Changes and Additions: The second Menu Motorsport car was in the hands of Ivor McCullough, running in his first F3 race of the year. In addition, to the surprise of many, Lars Sexton and Planet Racing were back in orbit again. And we'd all thought...
Changes and Additions:
The second Menu Motorsport car was in the hands of Ivor McCullough, running in his first F3 race of the year. In addition, to the surprise of many, Lars Sexton and Planet Racing were back in orbit again. And we'd all thought they couldn't find their way to anywhere other than Silverstone.
Weather: Changeable, cold.
This was it. The big show down. With two races left in the championship, only two drivers were still in contention. By the end of Sunday either Adam Carroll (P1 Motorsport) or Nelson A Piquet (Piquet Sports) would be the 2004 British Formula Three Champion, and it's fair to say Carroll was going to have to work very hard, and be blessed with a great deal of luck, if he was going to stop Piquet. Anyway, it was all still to play for, and based on testing times, it looked as if Carroll might just do it.
Anyway, the first man out on the track was Rob Austin (Menu Motorsport), and he was taking some very odd lines. He set a benchmark time of 43.6 but it was clear that even with traffic it would be possible to lap the Indy circuit a whole lot faster than that. Piquet was soon up there with him, which seemed to spur Austin to greater effort. He was now in the 42 seconds bracket, which seemed far more plausible all in all. Meanwhile, Carroll was busy backing off to try and get some clear track to play with. With a 25- minute session to play with, and on such a short track, traffic really was going to be a problem. It needed to be timed just right. Someone failing to time it right was Ronayne O'Mahony (Performance Racing), the young Irishman managing to get it wrong at Clearways when he hit a bump on his second flying lap. On cold tyres it all went badly wrong and he speared off into the gravel, hitting the wall and ending up stranded.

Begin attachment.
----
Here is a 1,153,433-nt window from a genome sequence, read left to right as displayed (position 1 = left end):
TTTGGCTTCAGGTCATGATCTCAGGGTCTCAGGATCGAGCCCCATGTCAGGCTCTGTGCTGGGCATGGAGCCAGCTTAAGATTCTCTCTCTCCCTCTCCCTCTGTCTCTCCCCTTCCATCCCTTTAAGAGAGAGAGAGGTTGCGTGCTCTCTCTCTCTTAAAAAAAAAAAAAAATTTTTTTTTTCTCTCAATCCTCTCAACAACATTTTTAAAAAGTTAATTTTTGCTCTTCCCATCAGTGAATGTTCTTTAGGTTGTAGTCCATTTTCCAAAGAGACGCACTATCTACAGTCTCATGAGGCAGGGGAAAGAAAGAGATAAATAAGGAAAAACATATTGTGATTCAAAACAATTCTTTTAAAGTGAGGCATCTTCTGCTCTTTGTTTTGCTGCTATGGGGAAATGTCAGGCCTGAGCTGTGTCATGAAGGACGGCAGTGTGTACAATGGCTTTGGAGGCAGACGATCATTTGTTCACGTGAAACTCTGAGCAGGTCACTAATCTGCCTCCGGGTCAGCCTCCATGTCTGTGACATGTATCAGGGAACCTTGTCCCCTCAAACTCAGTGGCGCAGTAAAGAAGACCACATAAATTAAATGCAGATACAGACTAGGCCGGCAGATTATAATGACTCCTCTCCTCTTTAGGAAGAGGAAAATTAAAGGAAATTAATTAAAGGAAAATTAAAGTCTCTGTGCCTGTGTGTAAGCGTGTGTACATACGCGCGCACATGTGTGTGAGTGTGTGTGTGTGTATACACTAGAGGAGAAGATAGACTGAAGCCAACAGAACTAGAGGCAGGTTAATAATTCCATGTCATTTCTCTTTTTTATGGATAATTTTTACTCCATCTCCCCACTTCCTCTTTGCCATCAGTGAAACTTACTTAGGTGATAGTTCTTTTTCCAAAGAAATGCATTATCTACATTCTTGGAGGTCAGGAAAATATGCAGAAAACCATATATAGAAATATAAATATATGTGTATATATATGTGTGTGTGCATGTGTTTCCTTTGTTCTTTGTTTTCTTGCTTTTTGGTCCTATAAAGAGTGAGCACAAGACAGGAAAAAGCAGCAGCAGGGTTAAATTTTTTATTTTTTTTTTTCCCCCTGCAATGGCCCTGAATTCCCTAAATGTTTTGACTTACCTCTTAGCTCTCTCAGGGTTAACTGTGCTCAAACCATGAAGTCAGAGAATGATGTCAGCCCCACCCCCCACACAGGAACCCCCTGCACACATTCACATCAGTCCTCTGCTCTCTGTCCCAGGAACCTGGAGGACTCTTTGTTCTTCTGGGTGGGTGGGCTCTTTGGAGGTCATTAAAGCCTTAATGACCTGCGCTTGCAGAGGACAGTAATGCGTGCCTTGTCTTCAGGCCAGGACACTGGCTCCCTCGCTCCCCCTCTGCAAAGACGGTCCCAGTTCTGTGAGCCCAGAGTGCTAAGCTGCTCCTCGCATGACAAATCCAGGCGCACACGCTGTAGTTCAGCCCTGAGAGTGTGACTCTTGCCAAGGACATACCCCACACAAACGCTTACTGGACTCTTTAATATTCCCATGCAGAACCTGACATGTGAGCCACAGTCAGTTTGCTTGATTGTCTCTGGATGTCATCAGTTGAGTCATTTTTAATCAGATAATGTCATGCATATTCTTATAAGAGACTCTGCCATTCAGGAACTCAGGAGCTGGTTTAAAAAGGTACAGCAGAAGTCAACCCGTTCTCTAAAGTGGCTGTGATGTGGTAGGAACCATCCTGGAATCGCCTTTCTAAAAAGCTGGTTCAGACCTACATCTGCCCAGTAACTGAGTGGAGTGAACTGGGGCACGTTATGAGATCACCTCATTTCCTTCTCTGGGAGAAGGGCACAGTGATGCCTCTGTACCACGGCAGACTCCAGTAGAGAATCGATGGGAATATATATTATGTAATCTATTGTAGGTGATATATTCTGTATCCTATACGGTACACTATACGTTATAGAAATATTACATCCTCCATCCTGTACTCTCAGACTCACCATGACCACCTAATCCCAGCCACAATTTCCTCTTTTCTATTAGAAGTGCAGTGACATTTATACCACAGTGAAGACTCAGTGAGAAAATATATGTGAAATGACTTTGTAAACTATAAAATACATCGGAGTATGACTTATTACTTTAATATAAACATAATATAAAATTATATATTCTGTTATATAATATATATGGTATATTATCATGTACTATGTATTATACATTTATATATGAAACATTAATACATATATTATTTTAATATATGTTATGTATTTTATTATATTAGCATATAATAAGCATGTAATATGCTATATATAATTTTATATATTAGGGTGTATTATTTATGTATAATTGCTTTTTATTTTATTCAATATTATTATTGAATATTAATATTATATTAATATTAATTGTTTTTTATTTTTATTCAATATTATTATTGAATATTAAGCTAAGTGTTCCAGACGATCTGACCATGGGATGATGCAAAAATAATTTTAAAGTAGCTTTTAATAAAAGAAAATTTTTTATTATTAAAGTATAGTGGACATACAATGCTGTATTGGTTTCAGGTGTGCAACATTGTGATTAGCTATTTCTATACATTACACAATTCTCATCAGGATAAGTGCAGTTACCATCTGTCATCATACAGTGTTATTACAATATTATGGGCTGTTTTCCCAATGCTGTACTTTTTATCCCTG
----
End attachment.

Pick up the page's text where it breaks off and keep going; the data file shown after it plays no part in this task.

Elsewhere Carroll was a less than stellar 7th at this point, which really wasn't likely to be enough, at least not if he wanted to be champion in place of Piquet. On the other hand, Piquet was sliding down the order to, and was now 6th. You began to question whether either of them really wanted the title.In fact, the current Scholarship Class pole position man, Stephen Jelley (Performance Racing) was now 3rd overall, which was a little unexpected. Another driver looking for a good result was Will Power, however, as the Alan Docking Racing driver had stalled trying to leave the pits, he didn't look to be going the right way about it at present. Another who was late to join the fray was Alvaro Parente (Carlin Motorsport), though maybe he was just busy adjusting his new black ear stud.